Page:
Osaka Paves the Way for Free City Wi-Fi


Judy Lau
Staff Writer

Japan has a reputation as being a sleek and technologically advanced society. However, when it comes to Wi-Fi, the nation had previously been lacking in terms of hotspots. However, Osaka, Japan, has recently announced the launch of Osaka Free Wi-Fi program, which brings free network connectivity to locations throughout the city for visitors and natives.

A survey of visitors in Japan indicated that the most difficult obstacle they faced was the lack of free Internet access in any part of the city. As a result, Osaka has created a program to mitigate the issue. Users provide a valid email address to log in, which gives them 30 minutes of free Wi-Fi and has no limit on how many times you can log in. The system is compatible with Apple, Android, and Windows devices, according to Japan Today. In some locations, however, there is a “lite” version of this service, which allows a person to have 15 minutes of free Wi-Fi up to an hour per day.

Those participating in this program include the Nankai, Kintestu, and Keihan railways; tourist attractions; and many hotels, shops, and restaurants that the average tourist visits, according to Rocket News. Although not every place in the city is currently participating in the Wi-Fi program, the city assumes that if the initiative proves to be effective and popular, the number of locations it applies to will increase.

Travelers are sure to be thrilled to hear this, especially since the ease of Internet access can make or break a trip for some. Internet has become an important part of many people’s lives, so the program is expected to bring in more tourists and provide them with a more enjoyable experience. According to Japan Update, natives to the city can also access the Wi-Fi as well, but the program mainly aims to attract more visitors by “offering what today’s society considers an essential public service.”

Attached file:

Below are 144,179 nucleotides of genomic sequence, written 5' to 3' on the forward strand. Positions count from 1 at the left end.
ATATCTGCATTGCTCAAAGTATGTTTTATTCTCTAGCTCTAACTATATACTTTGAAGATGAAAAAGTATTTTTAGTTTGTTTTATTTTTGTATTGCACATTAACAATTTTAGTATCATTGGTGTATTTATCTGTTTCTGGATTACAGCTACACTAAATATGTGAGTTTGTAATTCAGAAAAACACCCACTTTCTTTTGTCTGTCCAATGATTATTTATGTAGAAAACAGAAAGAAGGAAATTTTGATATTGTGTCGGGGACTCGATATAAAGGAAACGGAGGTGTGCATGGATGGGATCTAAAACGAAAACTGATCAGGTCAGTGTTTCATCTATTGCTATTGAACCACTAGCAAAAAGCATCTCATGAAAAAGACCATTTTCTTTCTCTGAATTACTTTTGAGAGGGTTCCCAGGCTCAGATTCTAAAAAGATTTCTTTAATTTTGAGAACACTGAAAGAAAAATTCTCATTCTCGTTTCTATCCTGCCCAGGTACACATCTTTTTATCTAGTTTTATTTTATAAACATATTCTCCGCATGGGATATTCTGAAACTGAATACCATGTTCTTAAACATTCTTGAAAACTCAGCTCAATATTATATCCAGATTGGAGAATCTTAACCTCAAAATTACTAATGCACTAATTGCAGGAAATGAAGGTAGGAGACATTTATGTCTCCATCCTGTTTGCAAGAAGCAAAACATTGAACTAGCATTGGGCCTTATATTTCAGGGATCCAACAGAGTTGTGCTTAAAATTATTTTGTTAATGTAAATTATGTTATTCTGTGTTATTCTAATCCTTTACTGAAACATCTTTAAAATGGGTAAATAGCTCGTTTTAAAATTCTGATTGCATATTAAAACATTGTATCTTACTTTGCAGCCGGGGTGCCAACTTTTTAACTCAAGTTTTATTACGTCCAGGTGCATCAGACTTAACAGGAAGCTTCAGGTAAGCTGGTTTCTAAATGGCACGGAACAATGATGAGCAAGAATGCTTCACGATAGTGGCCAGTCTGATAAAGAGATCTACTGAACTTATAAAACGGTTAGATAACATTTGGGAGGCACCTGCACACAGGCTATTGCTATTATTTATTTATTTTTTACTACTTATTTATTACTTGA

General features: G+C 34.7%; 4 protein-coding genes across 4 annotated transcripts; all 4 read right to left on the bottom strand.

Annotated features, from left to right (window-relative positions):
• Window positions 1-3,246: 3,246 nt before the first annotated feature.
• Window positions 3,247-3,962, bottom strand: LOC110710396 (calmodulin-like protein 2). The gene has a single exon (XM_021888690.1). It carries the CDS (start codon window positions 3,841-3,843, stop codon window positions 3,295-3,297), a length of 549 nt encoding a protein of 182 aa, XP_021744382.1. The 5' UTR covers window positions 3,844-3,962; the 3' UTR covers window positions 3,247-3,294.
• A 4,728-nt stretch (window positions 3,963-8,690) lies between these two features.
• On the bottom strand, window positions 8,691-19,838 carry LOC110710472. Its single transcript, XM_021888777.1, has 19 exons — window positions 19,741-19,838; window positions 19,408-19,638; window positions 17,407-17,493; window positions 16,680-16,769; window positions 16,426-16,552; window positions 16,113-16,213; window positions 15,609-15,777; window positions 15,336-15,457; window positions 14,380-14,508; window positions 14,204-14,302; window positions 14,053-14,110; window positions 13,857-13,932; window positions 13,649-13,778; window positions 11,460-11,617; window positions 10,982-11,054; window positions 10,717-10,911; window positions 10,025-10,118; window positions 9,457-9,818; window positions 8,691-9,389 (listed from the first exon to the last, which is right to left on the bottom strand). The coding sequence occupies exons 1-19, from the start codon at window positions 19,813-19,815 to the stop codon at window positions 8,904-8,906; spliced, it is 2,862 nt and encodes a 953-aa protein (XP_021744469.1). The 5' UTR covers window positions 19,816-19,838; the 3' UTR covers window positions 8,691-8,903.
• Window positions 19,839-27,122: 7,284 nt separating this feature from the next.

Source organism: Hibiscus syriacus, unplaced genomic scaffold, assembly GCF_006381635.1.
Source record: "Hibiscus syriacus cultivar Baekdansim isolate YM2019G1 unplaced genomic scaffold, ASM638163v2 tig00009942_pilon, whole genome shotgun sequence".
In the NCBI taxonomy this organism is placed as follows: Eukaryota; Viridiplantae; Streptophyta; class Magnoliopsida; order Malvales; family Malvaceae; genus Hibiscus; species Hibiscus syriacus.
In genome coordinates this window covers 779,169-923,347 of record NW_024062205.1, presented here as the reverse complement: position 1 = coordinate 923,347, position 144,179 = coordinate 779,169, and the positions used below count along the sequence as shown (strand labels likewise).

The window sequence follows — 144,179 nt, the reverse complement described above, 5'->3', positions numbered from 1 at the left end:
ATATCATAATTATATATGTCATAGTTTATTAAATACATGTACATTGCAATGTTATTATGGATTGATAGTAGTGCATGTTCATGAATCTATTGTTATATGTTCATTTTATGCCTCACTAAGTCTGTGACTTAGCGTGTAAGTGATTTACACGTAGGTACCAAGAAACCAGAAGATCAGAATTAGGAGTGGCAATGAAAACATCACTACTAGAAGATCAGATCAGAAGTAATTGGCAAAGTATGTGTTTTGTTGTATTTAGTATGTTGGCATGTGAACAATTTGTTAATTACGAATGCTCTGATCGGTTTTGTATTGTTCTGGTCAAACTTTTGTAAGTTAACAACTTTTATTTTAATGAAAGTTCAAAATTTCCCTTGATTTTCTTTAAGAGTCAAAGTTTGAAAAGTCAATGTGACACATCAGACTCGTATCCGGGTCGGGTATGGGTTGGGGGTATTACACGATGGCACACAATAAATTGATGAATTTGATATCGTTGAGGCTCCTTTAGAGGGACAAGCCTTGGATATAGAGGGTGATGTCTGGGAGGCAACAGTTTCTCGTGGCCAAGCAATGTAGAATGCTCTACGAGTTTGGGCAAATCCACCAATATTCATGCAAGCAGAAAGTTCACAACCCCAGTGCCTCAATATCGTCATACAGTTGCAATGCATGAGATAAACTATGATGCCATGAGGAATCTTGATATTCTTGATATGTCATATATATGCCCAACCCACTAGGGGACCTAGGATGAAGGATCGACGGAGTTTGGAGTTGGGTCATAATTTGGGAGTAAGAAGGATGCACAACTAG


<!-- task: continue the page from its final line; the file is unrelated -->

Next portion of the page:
Osaka is taking a step toward the future with this project. Many tourist attractions, such as New York’s Times Square, offer free Wi-Fi as well. However, not all places provide these Internet services, and phone companies do not support Wi-Fi everywhere. Because of this, many people often have to pay on-site or go to certain locations that do give free Wi-Fi, thus limiting the places they visit to a certain few.

Currently, people can use a hotspot database, which gives users a huge list of over 100 million Wi-Fi hotspots around the world, including those in unexpected rural areas. The database has also expanded to phone apps, so visitors and natives can always find Internet. Osaka may have been the first city to take a step toward free Wi-Fi citywide, but with the many hot spots, popularity, and excessive use of the Internet in today’s generation, more cities can be expected to follow Osaka’s model.

Many tourists and citizens struggle to find hotspots and Internet that can be accessible whenever they need it. With apps that help search for hidden networks and locations advertising free Wi-Fi becoming a great asset, we can see that Osaka seems to be taking the right steps, moving forward technologically and bringing a new trend for cities and tourist attractions worldwide to follow.